Summary: Message taken from the episode of Herod’s attempt to kill the baby Jesus.

The Danger of Misconceptions

Matthew 2:13-18

January 4, 2004


This morning we take a look at one of the more gruesome episodes in the Bible.

In the midst of the Christmas miracle, the visit of the magi, the shepherds, the manger, and all that, we come to this portion of Matthew that tells us of the murderous paranoia of an earthly ruler.

This story on the surface is about a despot not unlike many that are still around today. But it goes much deeper than that.

It¡¦s also the story of the sovereignty of God in protecting the Messiah, not allowing human affairs to interfere with His plan to redeem you and me

But there¡¦s still more to it than even that, as if that wasn¡¦t enough, and it is.

But before we get there, I want us to read this passage, which forms the basis for our time this morning.

Please turn to Matthew 2:13-18. If you¡¦re using the Bibles in the seats, this is on page 682.

13 When they had gone, an angel of the Lord appeared to Joseph in a dream. "Get up," he said, "take the child and his mother and escape to Egypt. Stay there until I tell you, for Herod is going to search for the child to kill him."

14 So he got up, took the child and his mother during the night and left for Egypt, 15 where he stayed until the death of Herod. And so was fulfilled what the Lord had said through the prophet: "Out of Egypt I called my son."

16 When Herod realized that he had been outwitted by the Magi, he was furious, and he gave orders to kill all the boys in Bethlehem and its vicinity who were two years old and under, in accordance with the time he had learned from the Magi. 17 Then what was said through the prophet Jeremiah was fulfilled:

18 "A voice is heard in Ramah, weeping and great mourning, Rachel weeping for her children and refusing to be comforted, because they are no more."

This morning I want us to look at something else about this story, and it¡¦s this: the world operates on some misconceptions about Jesus.

In the case of Herod, it had a devastating impact on the town of Bethlehem. And these misconceptions are the basis of why many people reject Christ today.

I want us to look at a couple facts about Herod¡¦s misconceptions about Christ, and then I want to bring it into our current time and look at how people¡¦s misconceptions affect and impact their destiny as well as the impact on our culture.

My intention this morning is to help us see that we just can¡¦t look at this story and pass it off as ancient history.

The basic attitude of Herod is still alive today, and we need to deal with it, even if it¡¦s not on such a horrible scale. We need to recognize it and learn how to respond. That¡¦s what I hope to help us with.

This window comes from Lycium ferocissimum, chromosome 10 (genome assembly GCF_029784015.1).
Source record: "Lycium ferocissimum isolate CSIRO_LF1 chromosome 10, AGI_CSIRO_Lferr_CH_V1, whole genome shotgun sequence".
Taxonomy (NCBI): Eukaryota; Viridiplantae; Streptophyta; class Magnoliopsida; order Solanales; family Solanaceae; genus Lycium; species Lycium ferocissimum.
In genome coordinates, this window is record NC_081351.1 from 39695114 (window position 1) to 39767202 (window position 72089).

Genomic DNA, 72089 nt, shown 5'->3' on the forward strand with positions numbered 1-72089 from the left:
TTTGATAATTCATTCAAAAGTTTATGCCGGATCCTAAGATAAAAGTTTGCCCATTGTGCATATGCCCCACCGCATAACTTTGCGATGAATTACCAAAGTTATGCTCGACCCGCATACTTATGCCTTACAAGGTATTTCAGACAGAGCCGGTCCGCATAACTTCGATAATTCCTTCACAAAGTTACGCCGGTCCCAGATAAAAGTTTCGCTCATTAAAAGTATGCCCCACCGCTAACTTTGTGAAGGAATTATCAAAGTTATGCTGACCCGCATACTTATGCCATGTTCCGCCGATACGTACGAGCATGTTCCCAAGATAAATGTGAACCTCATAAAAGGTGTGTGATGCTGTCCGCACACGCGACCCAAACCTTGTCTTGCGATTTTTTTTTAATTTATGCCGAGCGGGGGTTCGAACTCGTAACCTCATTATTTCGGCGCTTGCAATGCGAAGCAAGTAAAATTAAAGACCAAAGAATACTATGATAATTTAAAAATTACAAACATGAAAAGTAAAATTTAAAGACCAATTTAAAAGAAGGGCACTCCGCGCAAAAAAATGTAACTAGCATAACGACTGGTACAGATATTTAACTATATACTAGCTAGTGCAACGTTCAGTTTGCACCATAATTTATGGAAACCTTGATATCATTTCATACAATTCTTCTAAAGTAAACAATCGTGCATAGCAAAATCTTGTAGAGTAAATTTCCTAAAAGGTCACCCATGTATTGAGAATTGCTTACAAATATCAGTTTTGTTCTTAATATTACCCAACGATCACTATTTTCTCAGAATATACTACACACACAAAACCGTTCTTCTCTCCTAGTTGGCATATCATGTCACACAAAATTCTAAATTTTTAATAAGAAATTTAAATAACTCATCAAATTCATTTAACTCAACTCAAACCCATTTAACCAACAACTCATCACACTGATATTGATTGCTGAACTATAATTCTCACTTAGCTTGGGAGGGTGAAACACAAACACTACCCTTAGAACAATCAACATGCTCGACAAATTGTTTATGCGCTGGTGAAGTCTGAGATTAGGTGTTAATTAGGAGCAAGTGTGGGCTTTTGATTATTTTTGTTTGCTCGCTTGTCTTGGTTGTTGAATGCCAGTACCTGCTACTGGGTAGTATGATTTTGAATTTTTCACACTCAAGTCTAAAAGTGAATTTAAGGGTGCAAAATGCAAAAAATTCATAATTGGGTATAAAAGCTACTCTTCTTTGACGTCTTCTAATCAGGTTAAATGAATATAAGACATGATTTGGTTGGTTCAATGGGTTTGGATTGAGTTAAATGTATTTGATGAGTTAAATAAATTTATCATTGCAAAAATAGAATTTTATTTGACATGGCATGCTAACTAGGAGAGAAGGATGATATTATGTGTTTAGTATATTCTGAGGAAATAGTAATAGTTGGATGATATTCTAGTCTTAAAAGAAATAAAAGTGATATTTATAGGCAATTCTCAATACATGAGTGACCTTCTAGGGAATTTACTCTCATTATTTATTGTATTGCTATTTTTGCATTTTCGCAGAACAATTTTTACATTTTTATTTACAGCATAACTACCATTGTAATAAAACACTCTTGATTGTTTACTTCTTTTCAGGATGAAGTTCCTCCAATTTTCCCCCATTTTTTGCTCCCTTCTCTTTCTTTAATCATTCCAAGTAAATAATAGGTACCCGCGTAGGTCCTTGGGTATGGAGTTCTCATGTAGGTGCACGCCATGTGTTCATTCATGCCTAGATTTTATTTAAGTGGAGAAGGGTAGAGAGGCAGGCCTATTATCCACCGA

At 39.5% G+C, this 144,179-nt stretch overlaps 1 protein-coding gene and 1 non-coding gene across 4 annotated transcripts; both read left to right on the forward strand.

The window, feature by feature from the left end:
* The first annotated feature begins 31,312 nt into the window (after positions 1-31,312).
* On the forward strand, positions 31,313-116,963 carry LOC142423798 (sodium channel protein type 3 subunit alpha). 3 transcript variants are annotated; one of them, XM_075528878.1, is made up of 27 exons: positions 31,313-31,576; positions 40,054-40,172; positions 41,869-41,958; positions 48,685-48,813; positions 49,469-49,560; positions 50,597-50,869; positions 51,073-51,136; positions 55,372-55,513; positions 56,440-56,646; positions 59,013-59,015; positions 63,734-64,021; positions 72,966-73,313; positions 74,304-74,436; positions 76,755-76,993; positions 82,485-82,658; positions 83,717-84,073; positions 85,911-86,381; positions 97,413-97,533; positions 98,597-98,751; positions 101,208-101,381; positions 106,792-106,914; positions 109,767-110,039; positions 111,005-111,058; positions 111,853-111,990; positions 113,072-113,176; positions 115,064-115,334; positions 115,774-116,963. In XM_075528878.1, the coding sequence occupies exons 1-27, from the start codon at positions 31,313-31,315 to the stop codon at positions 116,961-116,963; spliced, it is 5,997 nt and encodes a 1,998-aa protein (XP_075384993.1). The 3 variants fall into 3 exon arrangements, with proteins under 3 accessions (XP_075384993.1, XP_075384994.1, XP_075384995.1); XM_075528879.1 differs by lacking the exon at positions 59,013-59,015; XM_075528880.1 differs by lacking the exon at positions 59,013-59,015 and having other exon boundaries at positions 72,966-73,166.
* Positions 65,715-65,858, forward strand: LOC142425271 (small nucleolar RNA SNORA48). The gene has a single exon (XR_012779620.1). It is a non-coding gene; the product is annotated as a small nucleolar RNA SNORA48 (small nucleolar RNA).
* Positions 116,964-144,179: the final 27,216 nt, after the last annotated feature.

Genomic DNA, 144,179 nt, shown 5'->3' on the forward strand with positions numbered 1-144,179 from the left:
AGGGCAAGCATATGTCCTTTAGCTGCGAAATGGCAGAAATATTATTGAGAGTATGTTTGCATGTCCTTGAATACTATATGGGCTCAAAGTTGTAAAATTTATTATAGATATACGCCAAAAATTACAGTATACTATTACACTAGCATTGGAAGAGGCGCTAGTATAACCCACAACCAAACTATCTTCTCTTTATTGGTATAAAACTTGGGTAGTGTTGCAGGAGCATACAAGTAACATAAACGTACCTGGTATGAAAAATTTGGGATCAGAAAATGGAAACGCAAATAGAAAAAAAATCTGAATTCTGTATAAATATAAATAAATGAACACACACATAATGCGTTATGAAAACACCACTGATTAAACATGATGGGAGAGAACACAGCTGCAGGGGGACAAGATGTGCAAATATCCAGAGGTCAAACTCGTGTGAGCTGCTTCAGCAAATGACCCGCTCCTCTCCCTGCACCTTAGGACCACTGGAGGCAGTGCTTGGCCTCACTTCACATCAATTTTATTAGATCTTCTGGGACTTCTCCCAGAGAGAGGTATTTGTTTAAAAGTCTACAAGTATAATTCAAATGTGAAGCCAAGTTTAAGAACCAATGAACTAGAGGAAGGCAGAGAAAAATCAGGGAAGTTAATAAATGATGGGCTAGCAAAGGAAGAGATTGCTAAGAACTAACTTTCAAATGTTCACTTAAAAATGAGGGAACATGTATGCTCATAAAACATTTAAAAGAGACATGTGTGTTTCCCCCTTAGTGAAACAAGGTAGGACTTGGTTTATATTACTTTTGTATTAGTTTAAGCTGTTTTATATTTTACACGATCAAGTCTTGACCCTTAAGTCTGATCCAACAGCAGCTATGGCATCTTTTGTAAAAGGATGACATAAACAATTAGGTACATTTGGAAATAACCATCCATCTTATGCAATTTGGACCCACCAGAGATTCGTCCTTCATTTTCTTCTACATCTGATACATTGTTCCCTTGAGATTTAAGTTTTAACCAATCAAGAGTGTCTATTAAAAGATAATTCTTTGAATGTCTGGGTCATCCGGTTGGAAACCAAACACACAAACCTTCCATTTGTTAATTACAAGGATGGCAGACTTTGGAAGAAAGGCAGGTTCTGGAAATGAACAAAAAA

Let¡¦s lay the groundwork for that by looking for a bit at Bad Boy Herod.

1. Herod was threatened by a misconception about Jesus.

When the magi asked where the ¡§King of the Jews¡¨ was, Herod thought they were talking about an earthly political king who would take him from his role as a puppet king for Rome.

Now being the power hungry kind of guy he was, as most earthly kings were, and are, he saw a threat.

It was a false threat. Jesus had plenty of opportunities to become king, and after the feeding of the 5,000, the crowd wanted to force Him to become King, so He got out of there before they could do it.

When questioned by Pilate, He said that He was, indeed, a king, but not of an earthly political kingdom, but a heavenly one.

But being a small child at the time of this episode in Matthew, he wasn¡¦t able to communicate that to Herod in person.

So Herod decided that a threat existed, which leads us to our next point in this story, and that is that¡K

2. His misconception had an impact.

No duh, Brian! Talk about an understatement!

Herod had a bunch of innocent children slaughtered because he operated under a misconception!

Commentaries tell us that because of the relatively small population of Bethlehem at this time, the number of boys murdered was probably about a dozen or so.

Does that make any difference in how barbaric and ugly it was? Absolutely not.

My point here is that Herod, had he been a close follower of the God of Abraham, Isaac, Jacob, and David, studying the Scriptures diligently, he may well have come to the conclusion that the Messiah was not one to be feared, but rather to be welcomed.

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